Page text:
... the object, which labor produces, its product, confronts the laborer as a strange thing, as a power independent of the producer. The product of labor is labor, which fixes itself in the object, it becomes a thing, it is the objectification of labor. The "making real," or realization, of labor is its objectification. The realization of labor appears in political economy as the "making unreal," or loss of reality of, the laborer, objectification as the loss of and slavery to the object, appropriation as estrangement, as alienation.This terrifies me, the thought of a “strange thing” appearing in the hand--a version of the self lying there, made real. But we are alienated from the thing we’ve made--and still the thing turns toward us, in a weird manifestation of the story of Lot’s wife, and it looks, and turns us into objects, appropriated, disregarded, cast aside.
This kept churning in my head as I watched Metropolis, a future allegory that reaches out tentatively to Marx’s nightmare--but draws back a bit, deciding instead to hope for salvation from a Great Man--or Woman, or Automaton (better yet is Karel Capek’s word, “Robot"--Czech for “forced labor”). And then there’s the role of “the heart” as “mediator” between the head and hands. It all seems miles away from Marx’s “scientific” view of society.
But perhaps not: Once more, reading the titles becomes more a distraction than an illumination. I’d much rather trust what I see: a machine’s fairy-tale, from airy castles--New York as El Dorado--to dank dungeons--the workers’ realm, far underground, where dynamos rattle like dragon’s-breath. Fritz Lang creates a monumental future, almost single-handedly inventing a new genre with his intricate sets and untrammeled imagination. And the result was fear: of the size of things, the bursting waters, the height and depth of each structure, until I felt lost, overwhelmed--all right: alienated. But not from the movie--not entirely. I’ll admit I glossed over the more sentimental aspects of the plot--but I still allowed Lang’s cold passion and precise Babel to press upon me like gravity.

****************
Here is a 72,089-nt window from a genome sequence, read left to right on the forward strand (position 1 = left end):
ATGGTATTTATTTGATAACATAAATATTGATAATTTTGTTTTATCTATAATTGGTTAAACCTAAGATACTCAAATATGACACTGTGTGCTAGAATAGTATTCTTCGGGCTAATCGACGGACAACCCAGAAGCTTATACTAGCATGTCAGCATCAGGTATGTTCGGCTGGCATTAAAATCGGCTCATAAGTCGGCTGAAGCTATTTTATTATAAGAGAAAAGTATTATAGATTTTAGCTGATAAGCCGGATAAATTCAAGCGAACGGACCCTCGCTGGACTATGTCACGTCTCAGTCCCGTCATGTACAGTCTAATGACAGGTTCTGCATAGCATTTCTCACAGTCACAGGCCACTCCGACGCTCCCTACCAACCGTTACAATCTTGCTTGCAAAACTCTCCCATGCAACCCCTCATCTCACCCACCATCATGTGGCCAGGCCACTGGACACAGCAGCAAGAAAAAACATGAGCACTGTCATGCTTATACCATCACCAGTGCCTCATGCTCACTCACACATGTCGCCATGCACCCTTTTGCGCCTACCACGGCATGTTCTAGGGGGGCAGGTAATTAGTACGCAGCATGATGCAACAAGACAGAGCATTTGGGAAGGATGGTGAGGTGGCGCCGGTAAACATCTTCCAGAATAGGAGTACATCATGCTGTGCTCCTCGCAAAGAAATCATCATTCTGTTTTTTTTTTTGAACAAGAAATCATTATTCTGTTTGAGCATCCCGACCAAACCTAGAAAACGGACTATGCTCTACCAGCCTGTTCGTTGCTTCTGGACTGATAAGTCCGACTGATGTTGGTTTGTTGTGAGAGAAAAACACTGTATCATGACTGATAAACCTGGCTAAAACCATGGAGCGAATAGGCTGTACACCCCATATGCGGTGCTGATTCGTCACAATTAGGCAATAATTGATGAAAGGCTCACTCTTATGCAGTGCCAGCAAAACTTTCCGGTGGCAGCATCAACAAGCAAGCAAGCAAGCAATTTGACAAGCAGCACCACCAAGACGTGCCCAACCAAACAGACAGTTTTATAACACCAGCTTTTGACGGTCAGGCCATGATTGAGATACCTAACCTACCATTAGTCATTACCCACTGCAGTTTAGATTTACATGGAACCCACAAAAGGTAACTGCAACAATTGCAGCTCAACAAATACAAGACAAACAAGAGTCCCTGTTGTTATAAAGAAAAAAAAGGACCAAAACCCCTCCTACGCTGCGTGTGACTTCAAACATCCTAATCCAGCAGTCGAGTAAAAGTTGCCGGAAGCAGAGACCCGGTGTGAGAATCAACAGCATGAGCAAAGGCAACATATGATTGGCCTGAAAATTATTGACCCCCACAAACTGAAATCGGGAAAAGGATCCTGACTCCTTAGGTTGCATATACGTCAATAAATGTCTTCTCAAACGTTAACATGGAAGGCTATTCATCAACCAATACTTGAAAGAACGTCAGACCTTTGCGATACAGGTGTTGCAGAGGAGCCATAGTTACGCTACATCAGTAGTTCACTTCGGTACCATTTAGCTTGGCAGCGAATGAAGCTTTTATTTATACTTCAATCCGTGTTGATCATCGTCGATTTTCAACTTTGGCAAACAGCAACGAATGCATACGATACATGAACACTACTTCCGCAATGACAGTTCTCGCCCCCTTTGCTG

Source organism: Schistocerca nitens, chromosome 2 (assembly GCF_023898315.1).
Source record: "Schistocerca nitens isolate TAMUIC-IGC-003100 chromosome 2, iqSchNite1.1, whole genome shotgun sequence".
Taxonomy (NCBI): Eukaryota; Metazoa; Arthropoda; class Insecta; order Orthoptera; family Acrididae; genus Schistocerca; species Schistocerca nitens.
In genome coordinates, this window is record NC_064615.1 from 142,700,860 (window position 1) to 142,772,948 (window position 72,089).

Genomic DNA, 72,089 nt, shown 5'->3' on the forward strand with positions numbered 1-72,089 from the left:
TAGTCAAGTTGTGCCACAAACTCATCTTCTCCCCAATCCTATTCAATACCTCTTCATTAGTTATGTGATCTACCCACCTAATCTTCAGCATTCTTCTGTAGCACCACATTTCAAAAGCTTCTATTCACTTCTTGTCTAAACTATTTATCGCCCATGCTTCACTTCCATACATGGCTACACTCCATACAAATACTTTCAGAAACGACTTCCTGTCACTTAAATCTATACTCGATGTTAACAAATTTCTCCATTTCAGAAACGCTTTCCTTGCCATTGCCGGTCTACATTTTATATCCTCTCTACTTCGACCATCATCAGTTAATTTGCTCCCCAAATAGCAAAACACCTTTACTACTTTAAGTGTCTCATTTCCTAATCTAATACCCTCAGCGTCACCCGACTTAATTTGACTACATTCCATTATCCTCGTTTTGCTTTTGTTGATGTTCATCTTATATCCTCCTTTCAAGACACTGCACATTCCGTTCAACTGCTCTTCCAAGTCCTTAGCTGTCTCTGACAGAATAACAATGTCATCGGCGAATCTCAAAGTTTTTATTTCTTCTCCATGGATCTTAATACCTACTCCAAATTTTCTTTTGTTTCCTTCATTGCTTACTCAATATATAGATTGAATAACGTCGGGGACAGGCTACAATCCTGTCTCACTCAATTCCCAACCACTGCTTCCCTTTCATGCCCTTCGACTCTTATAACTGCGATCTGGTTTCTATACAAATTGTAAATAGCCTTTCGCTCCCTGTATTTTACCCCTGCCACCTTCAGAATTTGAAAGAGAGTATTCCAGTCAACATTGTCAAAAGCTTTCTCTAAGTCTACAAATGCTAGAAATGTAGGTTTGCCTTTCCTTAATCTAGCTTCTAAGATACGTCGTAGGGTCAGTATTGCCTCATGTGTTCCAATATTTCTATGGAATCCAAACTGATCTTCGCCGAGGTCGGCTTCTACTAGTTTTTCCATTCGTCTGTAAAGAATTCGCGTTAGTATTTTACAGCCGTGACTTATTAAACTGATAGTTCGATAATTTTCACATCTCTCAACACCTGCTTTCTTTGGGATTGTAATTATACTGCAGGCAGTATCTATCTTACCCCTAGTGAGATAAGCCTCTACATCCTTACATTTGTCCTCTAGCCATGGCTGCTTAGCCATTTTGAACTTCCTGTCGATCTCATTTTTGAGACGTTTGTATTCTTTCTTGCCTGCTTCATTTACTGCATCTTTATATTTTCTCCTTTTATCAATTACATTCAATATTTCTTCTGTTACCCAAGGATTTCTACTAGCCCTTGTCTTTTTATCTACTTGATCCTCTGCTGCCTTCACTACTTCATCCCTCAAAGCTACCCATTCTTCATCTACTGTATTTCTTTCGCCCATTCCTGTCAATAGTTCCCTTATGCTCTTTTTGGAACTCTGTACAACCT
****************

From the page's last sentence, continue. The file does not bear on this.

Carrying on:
And the Maria-robot weighs most on my mind, a lidless silver manifestation of alienation, the Thing separate from us, but still us, ghastly like a corpse, yet smooth and beautiful. It holds me--as do the work-day, and the need to hope--and it grasps like a carrion-bird, hungry as the master inventor, Rotwang, for something New, something More. I’m not sure what I’m getting at--but I do know Lang has forced me to accept cinema’s lack of limits--even as he submits to the need for a story that does not upset us more than is necessary--while the images surge forward, heedless of any submission, like the Universe in Stephen Crane’s scary little poem, which, having heard a man announce, “Sir, I exist!” responds, “The fact has not created in me / A sense of obligation.”